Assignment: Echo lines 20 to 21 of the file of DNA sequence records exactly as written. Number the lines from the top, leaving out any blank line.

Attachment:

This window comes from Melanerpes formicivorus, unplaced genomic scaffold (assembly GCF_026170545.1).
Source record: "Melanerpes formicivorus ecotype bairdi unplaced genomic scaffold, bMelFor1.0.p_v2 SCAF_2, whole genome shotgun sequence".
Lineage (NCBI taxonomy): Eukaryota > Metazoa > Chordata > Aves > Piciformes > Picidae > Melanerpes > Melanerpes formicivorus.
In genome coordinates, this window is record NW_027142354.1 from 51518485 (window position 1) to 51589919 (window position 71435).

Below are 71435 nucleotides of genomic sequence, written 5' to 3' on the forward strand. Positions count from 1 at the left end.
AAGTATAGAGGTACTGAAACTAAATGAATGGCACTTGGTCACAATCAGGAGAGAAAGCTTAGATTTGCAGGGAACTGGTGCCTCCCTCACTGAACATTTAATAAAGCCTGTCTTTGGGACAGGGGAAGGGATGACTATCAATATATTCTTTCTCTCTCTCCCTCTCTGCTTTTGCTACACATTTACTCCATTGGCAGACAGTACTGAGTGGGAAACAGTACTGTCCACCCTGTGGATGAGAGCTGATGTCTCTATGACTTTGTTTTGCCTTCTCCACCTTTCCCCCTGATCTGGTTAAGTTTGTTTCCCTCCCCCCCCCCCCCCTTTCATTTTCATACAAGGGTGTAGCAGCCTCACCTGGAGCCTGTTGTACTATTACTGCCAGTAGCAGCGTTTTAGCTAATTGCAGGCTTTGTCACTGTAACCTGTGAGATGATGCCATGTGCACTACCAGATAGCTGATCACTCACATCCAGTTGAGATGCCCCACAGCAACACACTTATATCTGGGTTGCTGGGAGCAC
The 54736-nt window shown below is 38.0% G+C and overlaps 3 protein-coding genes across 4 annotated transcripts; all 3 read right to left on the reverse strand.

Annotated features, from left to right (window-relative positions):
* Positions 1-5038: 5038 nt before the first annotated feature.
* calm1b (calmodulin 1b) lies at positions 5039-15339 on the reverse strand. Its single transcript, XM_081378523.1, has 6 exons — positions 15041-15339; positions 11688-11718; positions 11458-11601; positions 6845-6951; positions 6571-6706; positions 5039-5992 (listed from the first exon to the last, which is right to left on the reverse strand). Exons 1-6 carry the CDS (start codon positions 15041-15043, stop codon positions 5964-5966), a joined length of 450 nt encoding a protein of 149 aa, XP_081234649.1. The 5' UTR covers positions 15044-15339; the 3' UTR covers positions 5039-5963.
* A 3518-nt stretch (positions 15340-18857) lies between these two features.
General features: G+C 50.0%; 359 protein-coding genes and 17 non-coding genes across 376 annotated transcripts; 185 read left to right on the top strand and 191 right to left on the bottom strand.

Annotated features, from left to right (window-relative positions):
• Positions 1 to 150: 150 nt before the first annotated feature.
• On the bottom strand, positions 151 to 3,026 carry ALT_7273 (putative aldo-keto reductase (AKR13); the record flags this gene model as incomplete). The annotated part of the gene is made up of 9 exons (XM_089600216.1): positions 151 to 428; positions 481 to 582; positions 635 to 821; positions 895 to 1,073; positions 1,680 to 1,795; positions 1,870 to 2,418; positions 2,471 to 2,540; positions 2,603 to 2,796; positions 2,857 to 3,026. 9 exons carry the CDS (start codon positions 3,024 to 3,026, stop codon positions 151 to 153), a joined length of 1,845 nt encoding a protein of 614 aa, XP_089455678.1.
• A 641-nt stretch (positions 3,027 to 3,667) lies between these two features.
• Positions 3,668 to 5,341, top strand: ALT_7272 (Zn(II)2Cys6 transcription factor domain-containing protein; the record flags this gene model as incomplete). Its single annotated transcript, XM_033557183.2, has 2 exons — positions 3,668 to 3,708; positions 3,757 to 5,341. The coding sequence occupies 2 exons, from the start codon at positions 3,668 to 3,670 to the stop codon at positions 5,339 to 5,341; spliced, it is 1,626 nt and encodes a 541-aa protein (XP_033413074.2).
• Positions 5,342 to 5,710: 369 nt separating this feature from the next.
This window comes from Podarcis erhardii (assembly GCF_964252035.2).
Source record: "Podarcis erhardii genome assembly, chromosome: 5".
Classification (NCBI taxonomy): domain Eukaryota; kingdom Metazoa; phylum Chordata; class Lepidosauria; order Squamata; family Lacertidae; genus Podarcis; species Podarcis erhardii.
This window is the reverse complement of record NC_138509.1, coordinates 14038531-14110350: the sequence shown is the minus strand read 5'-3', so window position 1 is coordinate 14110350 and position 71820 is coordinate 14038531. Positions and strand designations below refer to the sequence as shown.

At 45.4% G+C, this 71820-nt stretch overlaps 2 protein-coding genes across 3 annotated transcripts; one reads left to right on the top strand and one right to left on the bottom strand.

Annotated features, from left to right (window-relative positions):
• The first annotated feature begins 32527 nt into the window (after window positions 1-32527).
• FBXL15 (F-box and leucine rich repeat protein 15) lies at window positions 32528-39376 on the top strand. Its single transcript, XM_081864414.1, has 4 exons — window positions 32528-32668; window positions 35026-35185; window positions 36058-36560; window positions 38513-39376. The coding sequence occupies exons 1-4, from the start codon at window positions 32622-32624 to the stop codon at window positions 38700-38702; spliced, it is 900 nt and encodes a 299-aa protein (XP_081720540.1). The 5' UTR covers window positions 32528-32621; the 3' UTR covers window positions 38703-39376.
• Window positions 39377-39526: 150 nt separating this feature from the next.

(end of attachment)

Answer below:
Source record: "Podarcis erhardii genome assembly, chromosome: 5".
Classification (NCBI taxonomy): domain Eukaryota; kingdom Metazoa; phylum Chordata; class Lepidosauria; order Squamata; family Lacertidae; genus Podarcis; species Podarcis erhardii.